The National Geographic Society is proud to award the 2022 Hubbard Medal to the late National Geographic Explorer at Large Dr. Thomas Lovejoy in recognition of his extraordinary contributions to conservation biology and, specifically, to the understanding and protection of the Amazon rainforest.
The Society’s most prestigious award, the Hubbard Medal recognizes individuals for the highest distinction in exploration, scientific research, and discovery. The award most often celebrates years of ground-breaking achievements in a particular field or discipline.
“We are so very grateful to receive this recognition on behalf of our father in support of his life’s work,” his daughters Betsy, Kata, and Annie said. “Papa had tireless energy, coupled with a profound sense of hope that we, humankind, could solve the most challenging environmental issues and preserve our planet for the future. He would have been humbled, in truth, to receive the Hubbard Medal, and we too, are deeply humbled to accept this award on his behalf.”
Lovejoy, who began his work in the Amazon in 1965, is best known for helping popularize the term “biological diversity” and for his research on the interaction between climate change and biodiversity. He used his field research and expertise to bring much needed attention to the fragile state of our environment and advocate for conservation efforts. One such example was Lovejoy’s leadership as a co-author of the 2019 study that led to the development of the Tropical Forest Vulnerability Index, which will help policy makers plan for conservation and restoration of the world’s tropical rainforests to avoid tipping points. He also served as a mentor to many individuals and an advisor to organizations, including the Society.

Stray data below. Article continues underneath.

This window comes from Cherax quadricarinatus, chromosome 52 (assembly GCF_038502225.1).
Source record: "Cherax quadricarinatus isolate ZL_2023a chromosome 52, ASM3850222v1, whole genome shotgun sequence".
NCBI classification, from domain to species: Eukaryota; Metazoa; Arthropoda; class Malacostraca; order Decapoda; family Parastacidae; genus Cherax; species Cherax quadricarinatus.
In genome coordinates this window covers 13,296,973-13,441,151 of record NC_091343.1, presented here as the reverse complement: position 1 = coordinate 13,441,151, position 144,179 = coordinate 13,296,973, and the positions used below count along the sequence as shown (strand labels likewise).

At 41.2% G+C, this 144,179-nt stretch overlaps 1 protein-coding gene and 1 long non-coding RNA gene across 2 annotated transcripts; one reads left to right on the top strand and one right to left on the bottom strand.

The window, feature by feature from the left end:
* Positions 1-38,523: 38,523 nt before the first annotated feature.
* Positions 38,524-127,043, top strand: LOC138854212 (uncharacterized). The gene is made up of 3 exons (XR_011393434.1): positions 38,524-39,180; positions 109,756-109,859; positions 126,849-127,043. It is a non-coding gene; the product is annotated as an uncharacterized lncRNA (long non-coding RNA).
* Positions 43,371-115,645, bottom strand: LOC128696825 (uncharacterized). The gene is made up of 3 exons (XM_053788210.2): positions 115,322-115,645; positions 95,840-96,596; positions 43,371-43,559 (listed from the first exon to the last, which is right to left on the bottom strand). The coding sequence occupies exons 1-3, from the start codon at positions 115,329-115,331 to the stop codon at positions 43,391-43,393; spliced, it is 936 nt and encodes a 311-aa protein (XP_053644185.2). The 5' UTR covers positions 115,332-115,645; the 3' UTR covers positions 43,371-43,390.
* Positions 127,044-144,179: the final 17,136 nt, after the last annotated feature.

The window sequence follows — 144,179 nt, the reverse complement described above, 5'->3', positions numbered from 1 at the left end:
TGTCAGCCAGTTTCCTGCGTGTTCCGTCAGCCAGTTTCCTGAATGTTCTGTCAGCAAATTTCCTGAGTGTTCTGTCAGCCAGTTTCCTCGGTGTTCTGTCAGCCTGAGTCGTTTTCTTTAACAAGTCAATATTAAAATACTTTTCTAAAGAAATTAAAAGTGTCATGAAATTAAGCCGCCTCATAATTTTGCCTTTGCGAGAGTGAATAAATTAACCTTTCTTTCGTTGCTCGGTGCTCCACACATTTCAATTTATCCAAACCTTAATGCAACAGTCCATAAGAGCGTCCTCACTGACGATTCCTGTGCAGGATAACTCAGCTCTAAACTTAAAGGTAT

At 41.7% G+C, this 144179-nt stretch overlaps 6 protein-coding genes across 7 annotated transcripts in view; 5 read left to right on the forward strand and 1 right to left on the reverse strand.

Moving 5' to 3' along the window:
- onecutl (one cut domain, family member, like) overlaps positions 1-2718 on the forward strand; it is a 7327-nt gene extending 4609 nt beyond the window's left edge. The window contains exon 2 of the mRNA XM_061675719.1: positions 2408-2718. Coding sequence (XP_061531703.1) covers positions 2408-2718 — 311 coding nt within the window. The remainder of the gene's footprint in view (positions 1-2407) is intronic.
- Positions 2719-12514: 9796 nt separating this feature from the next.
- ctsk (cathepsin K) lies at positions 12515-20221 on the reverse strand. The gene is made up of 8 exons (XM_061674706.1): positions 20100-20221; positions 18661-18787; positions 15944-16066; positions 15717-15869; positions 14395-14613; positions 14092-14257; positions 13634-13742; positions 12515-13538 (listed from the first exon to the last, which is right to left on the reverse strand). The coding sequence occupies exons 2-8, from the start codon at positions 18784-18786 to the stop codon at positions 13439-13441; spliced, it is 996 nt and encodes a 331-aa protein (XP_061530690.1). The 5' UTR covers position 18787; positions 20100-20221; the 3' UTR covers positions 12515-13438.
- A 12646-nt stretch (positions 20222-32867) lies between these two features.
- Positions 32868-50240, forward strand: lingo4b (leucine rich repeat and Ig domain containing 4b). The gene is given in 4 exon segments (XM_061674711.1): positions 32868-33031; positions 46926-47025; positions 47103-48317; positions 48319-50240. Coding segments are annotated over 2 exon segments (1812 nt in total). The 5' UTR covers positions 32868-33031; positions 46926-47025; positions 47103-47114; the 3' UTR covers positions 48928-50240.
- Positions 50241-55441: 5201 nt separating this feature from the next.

“Tom was a passionate champion for biodiversity and his unwavering dedication to the conservation of the Amazon made an undeniable impact on all those he worked with, the field of conservation biology, and our planet. I cannot think of a more deserving recipient for this year’s Hubbard Medal,” said Jill Tiefenthaler, the Society’s CEO.
The Amazon Rainforest, which encompasses eight countries, is home to over 40 million people and one in 10 of the planet’s known species. The water of the Amazon, from the Andes to the Atlantic, and everywhere in between is the lifeblood of the planet. However, repeated and increased degradation such as deforestation, poaching, commercial agriculture, and climate change decreases the Amazon’s ability to adequately provide these critical ecosystem services for the planet.
As we celebrate and honor Lovejoy’s extraordinary legacy, the Society continues to invest in science, exploration, storytelling, and education by funding a deep bench of Amazon-focused Explorers like biologist Ruthmery Pillco and photojournalist Florence “Flor” Goupil.
Lovejoy will be honored during the Society’s upcoming National Geographic Explorers Festival in June, which is hosted in partnership with Rolex in the framework of its Perpetual Planet initiative. Other distinguished awardees have included astronaut John Glenn, marine archaeologist Bob Ballard, primatologist Jane Goodall, mathematician Katherine Johnson, and National Geographic Explorer in Residence and conservationist Enric Sala.